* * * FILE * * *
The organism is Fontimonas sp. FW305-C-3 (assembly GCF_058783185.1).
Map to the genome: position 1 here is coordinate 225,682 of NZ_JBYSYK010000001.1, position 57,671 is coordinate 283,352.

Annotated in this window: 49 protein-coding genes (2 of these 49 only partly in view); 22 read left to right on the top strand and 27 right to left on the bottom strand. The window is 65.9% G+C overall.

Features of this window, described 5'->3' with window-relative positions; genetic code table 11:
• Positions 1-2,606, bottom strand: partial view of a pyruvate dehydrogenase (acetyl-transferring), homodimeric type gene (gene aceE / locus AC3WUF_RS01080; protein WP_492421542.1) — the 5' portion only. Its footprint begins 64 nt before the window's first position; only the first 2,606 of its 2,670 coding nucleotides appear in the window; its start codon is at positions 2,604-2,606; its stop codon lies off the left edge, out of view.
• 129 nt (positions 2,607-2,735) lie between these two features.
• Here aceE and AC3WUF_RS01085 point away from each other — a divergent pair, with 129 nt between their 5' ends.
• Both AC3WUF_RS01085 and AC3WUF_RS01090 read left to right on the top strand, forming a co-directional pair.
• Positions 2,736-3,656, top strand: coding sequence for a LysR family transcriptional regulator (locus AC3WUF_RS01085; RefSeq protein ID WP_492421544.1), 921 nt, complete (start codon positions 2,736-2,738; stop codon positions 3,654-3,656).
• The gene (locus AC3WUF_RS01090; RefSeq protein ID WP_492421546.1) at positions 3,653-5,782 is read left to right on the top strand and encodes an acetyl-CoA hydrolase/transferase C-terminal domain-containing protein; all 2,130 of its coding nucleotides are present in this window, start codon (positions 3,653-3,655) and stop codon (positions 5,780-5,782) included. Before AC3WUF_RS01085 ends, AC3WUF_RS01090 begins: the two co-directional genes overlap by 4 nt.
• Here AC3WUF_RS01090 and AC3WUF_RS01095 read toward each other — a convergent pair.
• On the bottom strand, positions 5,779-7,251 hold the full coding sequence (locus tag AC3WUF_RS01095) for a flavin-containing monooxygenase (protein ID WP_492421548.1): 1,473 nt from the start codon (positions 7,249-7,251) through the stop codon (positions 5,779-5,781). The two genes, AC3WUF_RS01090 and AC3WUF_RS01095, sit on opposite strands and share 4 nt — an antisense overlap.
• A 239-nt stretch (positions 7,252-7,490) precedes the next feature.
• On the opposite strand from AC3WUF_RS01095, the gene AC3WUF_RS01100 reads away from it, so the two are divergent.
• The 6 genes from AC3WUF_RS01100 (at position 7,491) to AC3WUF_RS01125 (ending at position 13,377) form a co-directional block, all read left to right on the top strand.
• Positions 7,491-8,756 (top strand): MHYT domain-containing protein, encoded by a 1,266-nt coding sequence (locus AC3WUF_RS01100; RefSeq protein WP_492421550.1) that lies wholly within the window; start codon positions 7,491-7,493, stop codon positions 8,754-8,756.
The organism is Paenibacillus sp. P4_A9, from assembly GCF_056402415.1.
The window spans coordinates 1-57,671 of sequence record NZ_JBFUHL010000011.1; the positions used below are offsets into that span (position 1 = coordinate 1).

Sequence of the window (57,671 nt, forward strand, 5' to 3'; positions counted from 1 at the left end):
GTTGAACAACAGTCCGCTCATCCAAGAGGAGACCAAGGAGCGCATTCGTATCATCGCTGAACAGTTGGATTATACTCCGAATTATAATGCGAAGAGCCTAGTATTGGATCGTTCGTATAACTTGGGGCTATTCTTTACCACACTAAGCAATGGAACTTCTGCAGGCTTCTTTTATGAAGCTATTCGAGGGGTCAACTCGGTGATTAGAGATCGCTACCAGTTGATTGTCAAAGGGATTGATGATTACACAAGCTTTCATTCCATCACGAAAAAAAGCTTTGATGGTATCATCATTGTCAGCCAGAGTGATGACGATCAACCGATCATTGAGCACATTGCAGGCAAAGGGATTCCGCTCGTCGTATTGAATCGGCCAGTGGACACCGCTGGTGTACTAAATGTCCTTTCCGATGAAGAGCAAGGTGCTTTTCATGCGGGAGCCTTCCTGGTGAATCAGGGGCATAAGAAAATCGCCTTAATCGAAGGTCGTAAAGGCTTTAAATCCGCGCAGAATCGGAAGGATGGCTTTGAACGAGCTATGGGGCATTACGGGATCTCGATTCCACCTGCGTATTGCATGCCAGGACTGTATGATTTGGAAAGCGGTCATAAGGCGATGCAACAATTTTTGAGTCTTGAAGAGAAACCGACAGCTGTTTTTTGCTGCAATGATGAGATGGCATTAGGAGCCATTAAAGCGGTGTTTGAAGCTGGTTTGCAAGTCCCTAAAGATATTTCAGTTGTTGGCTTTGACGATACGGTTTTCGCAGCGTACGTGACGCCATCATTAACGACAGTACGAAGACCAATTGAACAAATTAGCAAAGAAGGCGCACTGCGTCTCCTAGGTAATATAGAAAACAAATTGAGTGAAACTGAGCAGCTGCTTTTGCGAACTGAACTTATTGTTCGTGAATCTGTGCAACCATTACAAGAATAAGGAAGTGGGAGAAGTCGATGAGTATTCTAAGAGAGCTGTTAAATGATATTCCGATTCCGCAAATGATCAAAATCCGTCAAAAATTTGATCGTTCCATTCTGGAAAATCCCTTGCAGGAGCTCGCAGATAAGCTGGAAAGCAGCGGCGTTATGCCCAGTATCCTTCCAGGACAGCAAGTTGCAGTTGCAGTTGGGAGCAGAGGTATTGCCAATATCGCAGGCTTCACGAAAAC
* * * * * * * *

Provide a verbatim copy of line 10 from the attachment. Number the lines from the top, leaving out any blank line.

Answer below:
• The gene (locus AC3WUF_RS01090; RefSeq protein ID WP_492421546.1) at positions 3,653-5,782 is read left to right on the top strand and encodes an acetyl-CoA hydrolase/transferase C-terminal domain-containing protein; all 2,130 of its coding nucleotides are present in this window, start codon (positions 3,653-3,655) and stop codon (positions 5,780-5,782) included. Before AC3WUF_RS01085 ends, AC3WUF_RS01090 begins: the two co-directional genes overlap by 4 nt.